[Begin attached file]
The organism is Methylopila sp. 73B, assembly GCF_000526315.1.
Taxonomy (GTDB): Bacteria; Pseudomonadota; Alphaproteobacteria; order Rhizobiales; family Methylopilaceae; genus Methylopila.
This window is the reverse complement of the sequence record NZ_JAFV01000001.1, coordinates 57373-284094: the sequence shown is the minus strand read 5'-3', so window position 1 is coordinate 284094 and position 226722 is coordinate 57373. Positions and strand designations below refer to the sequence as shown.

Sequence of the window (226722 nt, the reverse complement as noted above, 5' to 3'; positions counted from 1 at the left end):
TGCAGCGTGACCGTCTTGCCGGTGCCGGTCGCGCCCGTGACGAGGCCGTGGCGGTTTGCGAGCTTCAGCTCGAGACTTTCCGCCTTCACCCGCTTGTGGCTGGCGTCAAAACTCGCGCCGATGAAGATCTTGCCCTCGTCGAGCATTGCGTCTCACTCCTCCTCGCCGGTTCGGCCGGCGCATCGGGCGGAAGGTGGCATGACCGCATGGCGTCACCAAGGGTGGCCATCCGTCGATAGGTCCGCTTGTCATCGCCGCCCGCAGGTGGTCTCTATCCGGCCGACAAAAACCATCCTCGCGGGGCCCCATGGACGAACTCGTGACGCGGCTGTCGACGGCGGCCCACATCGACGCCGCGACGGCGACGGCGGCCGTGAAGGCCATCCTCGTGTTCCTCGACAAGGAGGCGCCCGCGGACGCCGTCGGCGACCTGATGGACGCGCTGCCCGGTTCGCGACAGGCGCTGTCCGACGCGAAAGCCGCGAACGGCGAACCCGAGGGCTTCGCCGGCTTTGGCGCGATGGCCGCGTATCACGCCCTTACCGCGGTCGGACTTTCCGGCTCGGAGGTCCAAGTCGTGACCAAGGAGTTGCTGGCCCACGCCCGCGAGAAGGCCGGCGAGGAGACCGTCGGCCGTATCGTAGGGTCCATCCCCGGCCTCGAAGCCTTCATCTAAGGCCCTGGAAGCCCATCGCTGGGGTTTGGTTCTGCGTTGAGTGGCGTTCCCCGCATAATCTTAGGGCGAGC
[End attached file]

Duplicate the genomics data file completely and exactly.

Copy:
The organism is Methylopila sp. 73B, assembly GCF_000526315.1.
Taxonomy (GTDB): Bacteria; Pseudomonadota; Alphaproteobacteria; order Rhizobiales; family Methylopilaceae; genus Methylopila.
This window is the reverse complement of the sequence record NZ_JAFV01000001.1, coordinates 57373-284094: the sequence shown is the minus strand read 5'-3', so window position 1 is coordinate 284094 and position 226722 is coordinate 57373. Positions and strand designations below refer to the sequence as shown.

Sequence of the window (226722 nt, the reverse complement as noted above, 5' to 3'; positions counted from 1 at the left end):
TGCAGCGTGACCGTCTTGCCGGTGCCGGTCGCGCCCGTGACGAGGCCGTGGCGGTTTGCGAGCTTCAGCTCGAGACTTTCCGCCTTCACCCGCTTGTGGCTGGCGTCAAAACTCGCGCCGATGAAGATCTTGCCCTCGTCGAGCATTGCGTCTCACTCCTCCTCGCCGGTTCGGCCGGCGCATCGGGCGGAAGGTGGCATGACCGCATGGCGTCACCAAGGGTGGCCATCCGTCGATAGGTCCGCTTGTCATCGCCGCCCGCAGGTGGTCTCTATCCGGCCGACAAAAACCATCCTCGCGGGGCCCCATGGACGAACTCGTGACGCGGCTGTCGACGGCGGCCCACATCGACGCCGCGACGGCGACGGCGGCCGTGAAGGCCATCCTCGTGTTCCTCGACAAGGAGGCGCCCGCGGACGCCGTCGGCGACCTGATGGACGCGCTGCCCGGTTCGCGACAGGCGCTGTCCGACGCGAAAGCCGCGAACGGCGAACCCGAGGGCTTCGCCGGCTTTGGCGCGATGGCCGCGTATCACGCCCTTACCGCGGTCGGACTTTCCGGCTCGGAGGTCCAAGTCGTGACCAAGGAGTTGCTGGCCCACGCCCGCGAGAAGGCCGGCGAGGAGACCGTCGGCCGTATCGTAGGGTCCATCCCCGGCCTCGAAGCCTTCATCTAAGGCCCTGGAAGCCCATCGCTGGGGTTTGGTTCTGCGTTGAGTGGCGTTCCCCGCATAATCTTAGGGCGAGC